# Periodic solution of $\dot{x} = a(t) x + b(t)$ with $a$ and $b$ periodic

Given the first-order linear equation $\dot{x} = a(t) x + b(t)$ where $a$ and $b$ are $T$-periodic functions, show that it has a periodic solution if and only if $\exp\left[\int_0^T a(s)\, ds\right] \neq 1$. Find the periodic solution of the equation $\dot{x} = t x + \sin(t)$.

I solved the homogeneous equation $$\int_0^T \frac{\dot{x}(s)}{x(s)} \, ds = \ln\left(\frac{x(T)}{x(0)}\right) = \int_0^T a(s) \, ds \, .$$ But how to show $\exp\left[\int_0^T a(s)\, ds\right] \neq 1$ ?

• Your picture is dark and blurry. You couldn't be bothered to type it in or use a modicum of grammar or mechanics. No, I can't help. – The Count Mar 22 '17 at 0:12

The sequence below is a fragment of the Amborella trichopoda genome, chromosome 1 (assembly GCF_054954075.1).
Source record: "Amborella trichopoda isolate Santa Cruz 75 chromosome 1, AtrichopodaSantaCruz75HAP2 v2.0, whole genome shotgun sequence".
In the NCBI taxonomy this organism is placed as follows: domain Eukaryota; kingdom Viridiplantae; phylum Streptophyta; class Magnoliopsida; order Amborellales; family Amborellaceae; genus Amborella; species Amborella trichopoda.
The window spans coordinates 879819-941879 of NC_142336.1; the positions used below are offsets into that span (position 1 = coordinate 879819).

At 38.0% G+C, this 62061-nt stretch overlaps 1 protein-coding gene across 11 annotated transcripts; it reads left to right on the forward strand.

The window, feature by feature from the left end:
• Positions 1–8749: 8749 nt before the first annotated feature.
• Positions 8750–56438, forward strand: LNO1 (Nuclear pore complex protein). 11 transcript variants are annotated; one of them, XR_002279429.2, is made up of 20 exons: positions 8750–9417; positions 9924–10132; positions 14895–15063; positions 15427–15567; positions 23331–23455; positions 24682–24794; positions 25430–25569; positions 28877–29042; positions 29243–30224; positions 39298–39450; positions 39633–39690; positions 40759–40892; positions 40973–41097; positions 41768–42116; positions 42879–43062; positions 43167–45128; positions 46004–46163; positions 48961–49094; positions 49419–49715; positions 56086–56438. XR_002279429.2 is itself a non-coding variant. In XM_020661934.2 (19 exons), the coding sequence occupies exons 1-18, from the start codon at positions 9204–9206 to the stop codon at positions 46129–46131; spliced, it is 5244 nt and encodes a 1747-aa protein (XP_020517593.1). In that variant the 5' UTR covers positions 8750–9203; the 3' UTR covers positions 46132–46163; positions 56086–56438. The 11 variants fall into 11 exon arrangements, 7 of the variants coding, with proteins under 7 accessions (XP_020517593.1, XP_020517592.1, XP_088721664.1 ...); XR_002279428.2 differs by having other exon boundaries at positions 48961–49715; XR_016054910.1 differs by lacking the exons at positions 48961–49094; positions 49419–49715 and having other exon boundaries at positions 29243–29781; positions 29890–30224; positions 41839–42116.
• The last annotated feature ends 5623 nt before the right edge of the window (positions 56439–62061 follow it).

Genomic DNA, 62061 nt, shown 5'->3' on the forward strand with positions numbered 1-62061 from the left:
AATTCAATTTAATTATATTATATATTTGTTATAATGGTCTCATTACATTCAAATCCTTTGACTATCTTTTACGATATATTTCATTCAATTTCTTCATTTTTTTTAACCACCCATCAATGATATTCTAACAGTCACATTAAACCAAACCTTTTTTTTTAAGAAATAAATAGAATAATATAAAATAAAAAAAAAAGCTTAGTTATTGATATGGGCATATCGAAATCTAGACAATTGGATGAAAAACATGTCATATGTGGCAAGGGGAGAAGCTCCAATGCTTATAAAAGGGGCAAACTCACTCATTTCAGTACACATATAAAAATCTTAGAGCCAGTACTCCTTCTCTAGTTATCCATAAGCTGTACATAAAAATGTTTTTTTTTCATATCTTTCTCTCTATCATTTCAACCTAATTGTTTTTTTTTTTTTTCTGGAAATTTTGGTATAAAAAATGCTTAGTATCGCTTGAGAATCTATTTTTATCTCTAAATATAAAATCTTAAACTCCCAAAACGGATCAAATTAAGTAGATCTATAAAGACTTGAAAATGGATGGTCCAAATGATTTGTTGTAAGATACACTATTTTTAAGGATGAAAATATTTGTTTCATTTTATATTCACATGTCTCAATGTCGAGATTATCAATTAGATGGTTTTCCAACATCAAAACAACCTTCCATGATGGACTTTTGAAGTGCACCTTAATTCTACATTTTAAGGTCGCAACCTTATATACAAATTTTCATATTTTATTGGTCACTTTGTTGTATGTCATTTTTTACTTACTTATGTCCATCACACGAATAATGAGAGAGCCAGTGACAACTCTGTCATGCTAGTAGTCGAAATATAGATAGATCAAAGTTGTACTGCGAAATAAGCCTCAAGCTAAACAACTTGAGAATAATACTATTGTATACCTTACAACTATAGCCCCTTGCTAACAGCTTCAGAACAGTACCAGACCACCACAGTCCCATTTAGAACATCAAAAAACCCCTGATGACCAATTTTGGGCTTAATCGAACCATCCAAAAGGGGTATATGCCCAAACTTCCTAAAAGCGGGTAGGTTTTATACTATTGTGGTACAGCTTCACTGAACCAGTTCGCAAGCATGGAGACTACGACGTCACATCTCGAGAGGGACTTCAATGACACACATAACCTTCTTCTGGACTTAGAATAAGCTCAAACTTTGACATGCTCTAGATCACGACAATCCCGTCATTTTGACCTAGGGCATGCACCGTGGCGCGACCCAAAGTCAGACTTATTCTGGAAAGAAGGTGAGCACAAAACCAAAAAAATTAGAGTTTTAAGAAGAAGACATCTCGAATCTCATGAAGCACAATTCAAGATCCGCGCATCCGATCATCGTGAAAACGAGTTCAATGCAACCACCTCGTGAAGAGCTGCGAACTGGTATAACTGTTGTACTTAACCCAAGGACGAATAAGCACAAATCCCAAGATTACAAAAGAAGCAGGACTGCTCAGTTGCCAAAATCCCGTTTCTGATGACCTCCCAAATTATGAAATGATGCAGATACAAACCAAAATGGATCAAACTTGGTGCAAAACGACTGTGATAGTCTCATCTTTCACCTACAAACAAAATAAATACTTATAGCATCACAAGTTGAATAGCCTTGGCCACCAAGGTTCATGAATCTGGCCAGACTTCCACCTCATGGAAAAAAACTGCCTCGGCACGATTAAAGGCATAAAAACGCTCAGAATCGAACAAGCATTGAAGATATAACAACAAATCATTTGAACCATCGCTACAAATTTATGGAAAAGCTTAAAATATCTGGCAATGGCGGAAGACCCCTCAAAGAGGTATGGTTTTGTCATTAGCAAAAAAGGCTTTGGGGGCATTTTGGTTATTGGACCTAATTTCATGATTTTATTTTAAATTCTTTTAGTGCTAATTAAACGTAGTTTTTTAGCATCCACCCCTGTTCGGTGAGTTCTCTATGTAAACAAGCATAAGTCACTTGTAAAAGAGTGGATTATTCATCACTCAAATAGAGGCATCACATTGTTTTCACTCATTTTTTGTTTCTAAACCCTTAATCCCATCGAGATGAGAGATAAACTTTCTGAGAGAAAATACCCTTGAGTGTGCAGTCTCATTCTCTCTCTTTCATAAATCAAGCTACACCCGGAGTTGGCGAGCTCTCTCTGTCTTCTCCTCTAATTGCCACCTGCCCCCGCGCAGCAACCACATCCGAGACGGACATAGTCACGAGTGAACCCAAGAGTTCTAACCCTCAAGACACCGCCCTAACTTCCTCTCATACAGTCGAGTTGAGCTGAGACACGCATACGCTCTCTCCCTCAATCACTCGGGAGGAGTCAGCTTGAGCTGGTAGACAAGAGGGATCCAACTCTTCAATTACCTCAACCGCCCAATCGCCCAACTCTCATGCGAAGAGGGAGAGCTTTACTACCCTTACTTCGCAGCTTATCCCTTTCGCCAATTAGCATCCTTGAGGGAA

• i can not write here ,, it is difficult – math math Mar 22 '17 at 0:14
• Well, if you can't be bothered, why should anyone else? – The Count Mar 22 '17 at 0:15
• More explanations are provided here – EditPiAf Mar 22 '17 at 18:22

TRICK: First, set the integrating factor to be $$m(t)=\text{exp}\bigg[ \int a(t)dt\bigg]$$ Recall that this method does not bother with the constant of integration. Then by the product rule and integrating both sides with respect to $t$ will yield the general solution, $$x(t)=\text{exp}\bigg[- \int a(t)dt\bigg]\int m(t) b(t)dt$$ HINT: Now, by definition of a periodic solution $x(t)=X(t+T)$ as we have assumed that the solution is periodic in $T$. Note that this definition holds for $a$ and $b$ as well. It should now just be an exercise of plugging in limits when you have got this far.
• To test for periodicity, you will need the integration constant, as you need to compare the initial value $x(0)$ to the value $x(T)$. – Lutz Lehmann Mar 22 '17 at 8:52